From there, the progression of Delasie seemed serendipitous. Thirty minutes before meeting with a soon-to-be business mentor and friend, Kyra Crandol of the namesake styling blog Kyra Danaya, Klomega was laid off from her summer job. Crandol was insistent that this was a sign to go all in on Delasie. Faced with an open summer, Klomega went to Ghana to stock up on fabric and got to work. Every pop-up shop she did, she went home empty handed. Her designs were a hit.

Klomega has designed a line of unique Delasie handbags


With the urging of Crandol, Klomega signed up for a Spring GR course, where she learned about entrepreneurship and began to fully form her business. She became a SpringGR finalist and ended up winning second place with her pitch for Delasie.

“That was a big ‘aha!’ moment for me,” Klomega recalled. “So I went a little harder and became a little more out there. People started to know more about me.”

A few months later, she walked away as the victor of 5×5 Night — a monthly idea pitch held at Start Garden — with $5,000 in hand.

At first glance, what makes Delasie clothing uncommonly stunning is the beautiful Ghanaian fabric they are crafted with. However, these fabrics carry a much deeper significance than beauty; each print holds a meaning such as sunshine, joy, happiness and hope.

“With Delasie, the message that I send to people is ‘You are here for a unique reason,’” Klomega expressed. “Look good, feel good, do good. We want to create a ripple effect in people’s lives. It’s about affecting people by making them feel good. If you feel good, you’re much more likely to be good to someone else. That is the message we hold in their hearts.”

It’s Klomega’s desire that the owner of the clothing carries her wish with them as they wear the clothes.

She believes it doesn’t matter who wears the clothing, as long as they know the history behind the particular fabric. Currently, all of Klomega’s textiles come from Ghana, but she hopes to eventually branch out and find textiles from all over the world that also carry well wishes and stories.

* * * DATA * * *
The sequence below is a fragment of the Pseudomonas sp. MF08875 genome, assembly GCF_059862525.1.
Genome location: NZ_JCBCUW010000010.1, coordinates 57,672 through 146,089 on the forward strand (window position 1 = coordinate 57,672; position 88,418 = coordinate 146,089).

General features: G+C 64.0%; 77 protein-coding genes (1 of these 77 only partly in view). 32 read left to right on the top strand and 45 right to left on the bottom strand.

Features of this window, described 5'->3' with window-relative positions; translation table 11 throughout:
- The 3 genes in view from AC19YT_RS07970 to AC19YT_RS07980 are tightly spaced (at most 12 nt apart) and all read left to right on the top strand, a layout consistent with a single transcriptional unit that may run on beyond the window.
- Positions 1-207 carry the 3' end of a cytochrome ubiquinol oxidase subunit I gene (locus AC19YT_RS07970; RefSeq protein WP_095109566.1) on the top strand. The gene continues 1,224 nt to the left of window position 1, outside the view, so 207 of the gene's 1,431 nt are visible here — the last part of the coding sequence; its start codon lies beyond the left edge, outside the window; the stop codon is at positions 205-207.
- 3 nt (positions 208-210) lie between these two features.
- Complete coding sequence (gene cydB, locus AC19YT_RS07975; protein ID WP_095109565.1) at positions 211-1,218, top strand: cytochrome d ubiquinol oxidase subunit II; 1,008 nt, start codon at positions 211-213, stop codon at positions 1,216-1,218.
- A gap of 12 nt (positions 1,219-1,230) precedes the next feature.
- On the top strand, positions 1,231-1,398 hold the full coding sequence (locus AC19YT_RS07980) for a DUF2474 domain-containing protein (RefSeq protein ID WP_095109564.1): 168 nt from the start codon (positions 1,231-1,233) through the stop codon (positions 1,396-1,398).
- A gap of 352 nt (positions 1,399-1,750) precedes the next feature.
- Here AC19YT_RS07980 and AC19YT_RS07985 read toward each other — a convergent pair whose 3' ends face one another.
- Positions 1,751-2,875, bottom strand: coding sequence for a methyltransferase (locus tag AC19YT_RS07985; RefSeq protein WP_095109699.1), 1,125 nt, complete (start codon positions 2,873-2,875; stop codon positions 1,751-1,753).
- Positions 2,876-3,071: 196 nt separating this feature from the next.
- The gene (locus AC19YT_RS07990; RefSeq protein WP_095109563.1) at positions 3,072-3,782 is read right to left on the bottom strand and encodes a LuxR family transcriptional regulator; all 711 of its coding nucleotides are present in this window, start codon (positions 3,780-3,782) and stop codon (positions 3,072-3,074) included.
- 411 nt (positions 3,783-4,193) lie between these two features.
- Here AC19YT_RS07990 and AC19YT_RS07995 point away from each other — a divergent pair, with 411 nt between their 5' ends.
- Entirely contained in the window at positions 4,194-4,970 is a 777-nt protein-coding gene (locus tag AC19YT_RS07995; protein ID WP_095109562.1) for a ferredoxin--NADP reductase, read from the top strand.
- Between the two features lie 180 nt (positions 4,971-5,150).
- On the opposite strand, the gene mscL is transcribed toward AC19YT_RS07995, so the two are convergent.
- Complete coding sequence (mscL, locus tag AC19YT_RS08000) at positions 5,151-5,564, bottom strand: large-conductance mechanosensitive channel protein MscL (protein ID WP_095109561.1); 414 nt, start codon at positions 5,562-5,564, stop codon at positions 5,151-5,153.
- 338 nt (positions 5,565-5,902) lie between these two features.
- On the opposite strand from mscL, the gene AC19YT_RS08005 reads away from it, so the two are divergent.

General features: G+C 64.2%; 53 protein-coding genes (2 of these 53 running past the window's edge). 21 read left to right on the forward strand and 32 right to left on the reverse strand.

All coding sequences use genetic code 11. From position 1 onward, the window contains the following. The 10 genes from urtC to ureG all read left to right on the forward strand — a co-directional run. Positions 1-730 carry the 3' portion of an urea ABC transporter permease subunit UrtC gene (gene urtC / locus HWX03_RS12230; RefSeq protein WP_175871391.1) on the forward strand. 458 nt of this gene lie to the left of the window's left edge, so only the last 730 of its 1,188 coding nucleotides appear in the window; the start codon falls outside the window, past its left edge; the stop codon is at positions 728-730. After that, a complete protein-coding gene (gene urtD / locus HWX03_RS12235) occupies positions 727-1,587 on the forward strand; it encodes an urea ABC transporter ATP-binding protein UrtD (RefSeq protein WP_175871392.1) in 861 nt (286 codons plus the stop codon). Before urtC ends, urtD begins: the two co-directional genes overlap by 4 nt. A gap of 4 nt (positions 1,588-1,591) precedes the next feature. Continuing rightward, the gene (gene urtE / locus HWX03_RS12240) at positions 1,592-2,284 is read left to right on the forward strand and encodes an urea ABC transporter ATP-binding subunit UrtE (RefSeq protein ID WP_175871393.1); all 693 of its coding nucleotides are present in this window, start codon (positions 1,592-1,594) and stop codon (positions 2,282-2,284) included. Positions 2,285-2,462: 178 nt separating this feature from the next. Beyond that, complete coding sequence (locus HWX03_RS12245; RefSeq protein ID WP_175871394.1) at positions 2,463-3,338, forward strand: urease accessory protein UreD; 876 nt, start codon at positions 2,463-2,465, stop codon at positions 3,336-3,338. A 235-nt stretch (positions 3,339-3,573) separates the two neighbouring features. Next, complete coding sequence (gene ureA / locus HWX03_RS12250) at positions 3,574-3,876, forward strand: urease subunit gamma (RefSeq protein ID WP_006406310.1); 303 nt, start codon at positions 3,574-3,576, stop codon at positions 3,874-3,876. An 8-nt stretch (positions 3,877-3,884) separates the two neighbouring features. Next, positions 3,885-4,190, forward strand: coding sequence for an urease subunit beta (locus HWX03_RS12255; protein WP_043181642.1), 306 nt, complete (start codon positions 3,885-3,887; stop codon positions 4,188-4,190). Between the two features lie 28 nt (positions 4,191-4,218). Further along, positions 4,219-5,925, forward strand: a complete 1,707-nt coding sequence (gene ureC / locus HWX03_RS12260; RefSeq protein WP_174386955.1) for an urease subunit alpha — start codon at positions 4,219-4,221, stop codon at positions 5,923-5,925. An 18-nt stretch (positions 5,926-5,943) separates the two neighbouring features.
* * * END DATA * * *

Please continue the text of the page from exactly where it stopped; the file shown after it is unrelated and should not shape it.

Klomega has also created a series of bold Delasie wallets.

In the future, Klomega hopes to expand her business to monthly subscription boxes, textiles designed and made in house, and eventually be a globally recognized brand that still carries the purpose and meaning behind Delasie. As for her career in tech, Klomega has no plans of giving that up anytime. She intends to use her degree in information systems to eventually launch a second business.

“I am standing on the shoulders of other women, so I owe it to them to be better. It’s not whether I should or shouldn’t, I have to. Sisterhood is important. We move faster and further together.” 

“Who says I can’t do it all? Maybe I’ll have my own tech firm and Delasie,” Klomega mused.

Reflecting on her journey thus far, Klomega attributes everything to a ripple effect. She hopes to pay it forward to the community and to everyone wearing her designs. Each piece that Klomega creates is finished off with at least a few stitches by the original machine that Ms. Freeburn gifted her years ago.

“I am standing on the shoulders of other women, so I owe it to them to be better. It’s not whether I should or shouldn’t, I have to. Sisterhood is important. We move faster and further together.”

Sarah Anderson

Sarah shuffles between editorial support, content production and advertising at WLM. She loves her job so much, and isn’t just saying that to impress her boss.